Super Committee Deficit Cut 'Failure' Would Sting Stocks
CNBC Executive News Editor
The congressional 'super committee' could quickly become a super-sized headache for markets if it doesn't show progress by its Thanksgiving-eve deadline.
Investors are decidedly negative in their view of the bi-partisan committee, as they remember the high level of political rancor surrounding the debt ceiling debate and the subsequent downgrade of the U.S. credit rating last summer.
Fifty percent of the investors polled by Citigroup said they expect the bi-partisan committee to fail in its efforts to find $1.2 trillion in deficit reductions over 10 years.
"It is a clear and present danger for markets," said Deutsche Bankchief U.S. equity strategist Binky Chadha.
"I think the market is still in a very defensively underweighted position. I think if we get a decent deal out of the super committee that would be very positive for the market," he said. "Our baseline view is we will get a deal and it will be modest."
The 12-member super committee, made up of members of the House and Senate, is working in secrecy. With just about a week to go, some of its thinking has become public. It was seen as promising that a tax increase would be considered by Republicans on the committee, a sticking point in the debt ceiling debate this past summer. Democrats however disagree on the size and type of tax increase. The committee is reported by the New York Times to now be considering proposing revenue increases but would leave the difficult job of figuring out how to raise taxes to the tax writing committees.
There are an equal number of Republicans and Democrats on the committee, and the thorniest issues remaining appear to be those at the heart of the divide in the debt ceiling debate— Republican aversion to taxes and Democratic resistance to cutting entitlement programs.
Some 150 members of Congress plan to publicly encourage the committee and show their support for a compromise by standing together on the Capitol steps Tuesday.
The committee has a Nov. 23 deadline, but proposals need to be submitted to the Congressional Budget Office by Nov. 21 so it can calculate the impact on the federal deficit and debt before the members vote. The proposal would then be sent to the Senate and House floor for a vote.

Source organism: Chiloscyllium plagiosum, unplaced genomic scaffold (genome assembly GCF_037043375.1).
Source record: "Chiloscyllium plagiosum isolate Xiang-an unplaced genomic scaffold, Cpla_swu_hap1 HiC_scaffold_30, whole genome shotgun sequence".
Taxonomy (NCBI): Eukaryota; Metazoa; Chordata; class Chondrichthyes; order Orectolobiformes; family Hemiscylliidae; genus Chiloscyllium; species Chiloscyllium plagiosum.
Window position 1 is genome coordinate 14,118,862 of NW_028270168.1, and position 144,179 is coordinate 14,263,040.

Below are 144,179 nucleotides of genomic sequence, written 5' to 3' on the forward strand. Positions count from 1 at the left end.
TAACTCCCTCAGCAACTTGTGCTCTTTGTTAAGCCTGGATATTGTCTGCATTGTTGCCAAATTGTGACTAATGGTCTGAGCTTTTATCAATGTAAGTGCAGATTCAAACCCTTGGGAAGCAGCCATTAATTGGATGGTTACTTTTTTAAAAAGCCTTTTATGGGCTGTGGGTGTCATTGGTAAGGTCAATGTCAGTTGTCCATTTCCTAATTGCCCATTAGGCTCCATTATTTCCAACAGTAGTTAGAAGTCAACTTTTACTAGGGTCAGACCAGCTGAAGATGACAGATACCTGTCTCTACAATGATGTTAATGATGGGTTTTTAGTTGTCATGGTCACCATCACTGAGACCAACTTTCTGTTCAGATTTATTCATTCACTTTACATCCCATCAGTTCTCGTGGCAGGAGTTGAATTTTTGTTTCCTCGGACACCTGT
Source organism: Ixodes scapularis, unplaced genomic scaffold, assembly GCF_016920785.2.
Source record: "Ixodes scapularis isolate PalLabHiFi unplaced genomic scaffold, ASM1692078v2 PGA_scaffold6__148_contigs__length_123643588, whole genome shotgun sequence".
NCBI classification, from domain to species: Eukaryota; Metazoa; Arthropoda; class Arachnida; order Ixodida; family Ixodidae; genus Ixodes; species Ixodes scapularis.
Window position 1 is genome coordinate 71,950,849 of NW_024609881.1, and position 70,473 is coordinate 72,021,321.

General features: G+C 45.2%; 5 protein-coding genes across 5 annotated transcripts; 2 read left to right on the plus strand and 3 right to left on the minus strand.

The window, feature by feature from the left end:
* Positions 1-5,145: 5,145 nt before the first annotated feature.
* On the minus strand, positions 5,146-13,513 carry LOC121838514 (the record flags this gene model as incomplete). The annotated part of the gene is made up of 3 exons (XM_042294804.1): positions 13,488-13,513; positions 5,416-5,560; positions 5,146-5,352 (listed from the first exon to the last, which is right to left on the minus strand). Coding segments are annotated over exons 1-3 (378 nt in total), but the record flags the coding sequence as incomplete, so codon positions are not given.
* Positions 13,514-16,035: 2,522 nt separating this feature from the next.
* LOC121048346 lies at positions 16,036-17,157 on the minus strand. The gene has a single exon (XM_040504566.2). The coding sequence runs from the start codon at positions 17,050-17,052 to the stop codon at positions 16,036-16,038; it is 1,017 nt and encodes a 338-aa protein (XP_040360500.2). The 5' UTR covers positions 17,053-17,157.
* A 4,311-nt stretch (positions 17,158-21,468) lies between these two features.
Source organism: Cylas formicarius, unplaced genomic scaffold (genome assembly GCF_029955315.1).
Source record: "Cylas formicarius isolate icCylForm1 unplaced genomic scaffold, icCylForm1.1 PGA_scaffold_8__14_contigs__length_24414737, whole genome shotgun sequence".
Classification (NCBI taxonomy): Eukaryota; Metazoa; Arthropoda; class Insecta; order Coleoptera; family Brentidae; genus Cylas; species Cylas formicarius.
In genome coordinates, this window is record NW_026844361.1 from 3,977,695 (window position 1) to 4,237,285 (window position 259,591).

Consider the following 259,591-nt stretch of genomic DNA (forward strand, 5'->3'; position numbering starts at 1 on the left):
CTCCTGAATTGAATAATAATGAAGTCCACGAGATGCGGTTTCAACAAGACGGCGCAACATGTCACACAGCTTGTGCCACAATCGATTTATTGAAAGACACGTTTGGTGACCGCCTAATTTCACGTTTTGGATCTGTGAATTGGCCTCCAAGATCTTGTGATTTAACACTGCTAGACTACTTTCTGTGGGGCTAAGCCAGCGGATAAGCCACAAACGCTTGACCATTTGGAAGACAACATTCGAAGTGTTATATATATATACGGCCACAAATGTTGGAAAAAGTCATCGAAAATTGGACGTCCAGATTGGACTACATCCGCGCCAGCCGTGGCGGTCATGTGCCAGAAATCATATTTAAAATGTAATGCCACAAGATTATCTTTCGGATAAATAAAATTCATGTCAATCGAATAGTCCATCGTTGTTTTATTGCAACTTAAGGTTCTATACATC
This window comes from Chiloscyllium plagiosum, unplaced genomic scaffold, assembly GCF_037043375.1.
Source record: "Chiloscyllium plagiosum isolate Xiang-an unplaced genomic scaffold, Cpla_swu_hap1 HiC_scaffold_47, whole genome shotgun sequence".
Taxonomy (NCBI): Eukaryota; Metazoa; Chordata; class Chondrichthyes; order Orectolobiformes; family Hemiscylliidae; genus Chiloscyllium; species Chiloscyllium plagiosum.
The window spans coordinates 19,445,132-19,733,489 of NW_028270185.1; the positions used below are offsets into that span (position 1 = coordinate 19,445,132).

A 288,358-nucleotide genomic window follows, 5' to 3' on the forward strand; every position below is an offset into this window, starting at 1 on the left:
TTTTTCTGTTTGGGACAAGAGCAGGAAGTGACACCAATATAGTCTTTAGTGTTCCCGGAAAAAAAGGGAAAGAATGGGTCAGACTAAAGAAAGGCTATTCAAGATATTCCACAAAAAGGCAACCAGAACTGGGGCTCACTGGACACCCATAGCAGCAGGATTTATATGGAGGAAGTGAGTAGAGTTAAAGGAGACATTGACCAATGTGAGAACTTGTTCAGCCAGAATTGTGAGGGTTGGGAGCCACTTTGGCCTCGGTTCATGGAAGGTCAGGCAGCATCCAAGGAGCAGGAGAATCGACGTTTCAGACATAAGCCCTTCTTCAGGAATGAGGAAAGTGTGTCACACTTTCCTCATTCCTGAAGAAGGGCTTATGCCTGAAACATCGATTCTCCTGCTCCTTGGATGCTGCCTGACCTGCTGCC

Areas that are likely to see cuts are defense and health care, but if there is no deal then, automatic cuts—or sequestration—will occur starting in 2013.
JPMorgan Chase says if sequestration occurs, the deficit reductions would total $98 billion a year, because they would also reduce the government's interest expenses. The $1.2 trillion in cuts would be split evenly between defense and non-defense discretionary spending. Social Security, Medicaid, and veterans' benefits would be exempt from the automatic cuts.
JPMorgan economist Michael Feroli said in a note that because the economic and political costs of not reaching a deal are large, the greatest odds are that the committee finds some deficit reductions, but then the automatic across-the-board cuts would kick in with sequestration. He puts the odds of the committee finding the $1.2 trillion to $1.5 trillion in cuts desired at just 30 percent, but he gives the idea of a partial deal, where some of the cuts are agreed by the committee, a 50 percent chance.
Some Washington insiders say, at this point, it seems this partial deal scenario is most likely, where the two parties might find cuts around the things they already agree on but not get to the full $1.2 trillion. The balance of the $1.2 trillion would then come in the form of automatic cuts.